Improving FCR, fillet yield important from an economical and ecological point of view
Significant price increases have occurred during the past years for major aquafeed ingredients, including fishmeal, fish oil, vegetable proteins and fats. In the livestock industry, the combined efforts of industry and academic institutes resulted in the development of a wide range of additives to improve nutrient utilization and reduce feed formulation costs.
Various types of feed additives enhance the digestibility and/or utilization efficiency of nutrients, including exogenous enzymes; stimulators of enzyme secretion; compounds that aid in the digestive process by improving absorption, mobilization and transport of nutrients; feeding stimulants that reduce feed/nutrient waste; prebiotics and probiotics; and botanical extracts that modulate gut microflora.
Some of these innovative additives show great potential for use in aquaculture, but as warm-blooded land animals have different feeding biology, digestive physiology and nutrient requirements than aquaculture species, the additives’ applications in aquaculture feed remain unclear.
Recent screening work under controlled lab conditions at Caditec Testing in Spain revealed the potential of several synergistic blends of digestive phytobiotics, natural emulsifying agents and co-factors of digestion. Phytobiotics is a term used to describe plant-derived natural bioactive compounds that affect animal growth and health due to their antimicrobial, digestive metabolic-stimulating properties.
Spices, for example, are widely used to flavor human food but also exert stimulant actions on the digestive system.
Herbal digestive properties include appetite enhancement, stimulation of gastric and bile secretions, and hepato-protective properties. Emulsifying agents are a diverse class of molecules that aid in the dispersion of fat into water by forming micelles. Adding emulsifiers to diets complements lipid digestion by improving the emulsification and absorption of the dietary fats in the gut.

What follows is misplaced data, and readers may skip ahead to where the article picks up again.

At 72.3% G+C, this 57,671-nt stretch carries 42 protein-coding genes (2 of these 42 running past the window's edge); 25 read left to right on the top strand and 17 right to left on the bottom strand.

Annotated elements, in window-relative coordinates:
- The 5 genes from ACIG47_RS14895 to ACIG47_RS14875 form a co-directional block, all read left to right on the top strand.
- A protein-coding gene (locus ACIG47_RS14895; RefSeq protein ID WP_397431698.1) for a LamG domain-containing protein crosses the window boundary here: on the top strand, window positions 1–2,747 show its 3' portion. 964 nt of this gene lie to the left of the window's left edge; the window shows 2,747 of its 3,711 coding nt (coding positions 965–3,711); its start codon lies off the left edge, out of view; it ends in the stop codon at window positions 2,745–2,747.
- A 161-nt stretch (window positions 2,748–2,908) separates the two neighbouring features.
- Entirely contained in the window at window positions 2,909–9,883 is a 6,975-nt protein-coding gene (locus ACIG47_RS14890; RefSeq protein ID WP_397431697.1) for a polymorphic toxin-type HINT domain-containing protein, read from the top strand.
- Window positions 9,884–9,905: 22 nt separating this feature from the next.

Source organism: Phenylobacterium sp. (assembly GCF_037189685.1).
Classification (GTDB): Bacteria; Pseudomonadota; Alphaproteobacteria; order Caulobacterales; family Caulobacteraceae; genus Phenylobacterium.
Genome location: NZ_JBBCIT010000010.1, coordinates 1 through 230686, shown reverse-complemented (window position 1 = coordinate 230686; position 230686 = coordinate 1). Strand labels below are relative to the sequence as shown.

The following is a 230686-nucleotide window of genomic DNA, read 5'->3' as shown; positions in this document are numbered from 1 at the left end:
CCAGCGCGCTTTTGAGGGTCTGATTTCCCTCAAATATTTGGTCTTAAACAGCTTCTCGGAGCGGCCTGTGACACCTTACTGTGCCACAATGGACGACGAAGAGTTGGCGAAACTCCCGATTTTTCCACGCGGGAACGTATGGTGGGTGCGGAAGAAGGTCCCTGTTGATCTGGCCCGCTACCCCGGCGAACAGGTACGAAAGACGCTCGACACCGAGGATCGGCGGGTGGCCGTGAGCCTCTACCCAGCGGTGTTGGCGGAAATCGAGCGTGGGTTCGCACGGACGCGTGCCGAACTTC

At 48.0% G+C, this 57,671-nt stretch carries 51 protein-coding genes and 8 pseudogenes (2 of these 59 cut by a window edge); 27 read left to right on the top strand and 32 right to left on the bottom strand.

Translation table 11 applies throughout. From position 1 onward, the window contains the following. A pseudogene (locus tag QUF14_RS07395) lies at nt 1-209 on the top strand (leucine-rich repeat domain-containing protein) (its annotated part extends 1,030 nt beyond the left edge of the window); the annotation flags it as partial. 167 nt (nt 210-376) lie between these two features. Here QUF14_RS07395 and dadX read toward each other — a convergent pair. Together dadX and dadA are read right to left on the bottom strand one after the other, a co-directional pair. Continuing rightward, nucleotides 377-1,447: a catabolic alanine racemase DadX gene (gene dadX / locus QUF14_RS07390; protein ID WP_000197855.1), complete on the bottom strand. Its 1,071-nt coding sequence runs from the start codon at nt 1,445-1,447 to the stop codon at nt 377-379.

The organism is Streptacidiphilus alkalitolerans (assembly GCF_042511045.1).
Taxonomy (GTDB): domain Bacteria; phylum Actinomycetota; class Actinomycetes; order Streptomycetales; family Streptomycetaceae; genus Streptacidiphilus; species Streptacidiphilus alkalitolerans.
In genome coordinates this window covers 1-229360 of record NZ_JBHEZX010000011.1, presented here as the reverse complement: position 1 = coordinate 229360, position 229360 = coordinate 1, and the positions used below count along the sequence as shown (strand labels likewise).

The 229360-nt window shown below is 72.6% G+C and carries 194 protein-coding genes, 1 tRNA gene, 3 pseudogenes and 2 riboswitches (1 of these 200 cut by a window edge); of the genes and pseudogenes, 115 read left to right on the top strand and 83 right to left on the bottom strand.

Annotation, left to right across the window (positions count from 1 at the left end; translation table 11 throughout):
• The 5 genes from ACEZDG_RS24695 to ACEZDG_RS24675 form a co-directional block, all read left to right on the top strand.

Through two lab trials, the authors examined the potential of such feed additives to increase growth and feed utilization in Nile tilapia. In trial 1, a practical control diet was formulated with 33 percent protein and 7.6 percent fat (Table 1). The extruded treatment diet was created by replacing 0.3 percent filler with Aquagest OMF, a mixture of digestive herbal extracts and natural emulsifying agents. For a second lab trial, three extruded diets were formulated to contain 31 percent protein and 7.5 percent fat: a practical control diet (Table 1) and two treatment diets created by replacing 0.15 and 0.3 percent filler with the digestive aid blend.
Ceulemans, Formulation of the control diets, Table 1
|Trial 1 (33% Protein/7.6% Fat)||Trial 1 (33% Protein/7.6% Fat)||Trial 2 (31% Protein/7.5% Fat)||Trial 2 (31% Protein/7.5% Fat)|
|Defatted soybean meal||30%||Defatted soybean meal||37.51%|
|Full fat soya||10%||Wheat bran||24.08%|
|Whole wheat||31.49%||Wheat flour||8%|
|Wheat flour||10%||Whole corn||9%|
|Fish oil||2%||Fish oil||2.31%|
|Dicalcium phosphate||2%||Dicalcium phosphate||1.86%|
|Vitamine mineral mix||0.5%||Vitamine mineral mix||0.5%|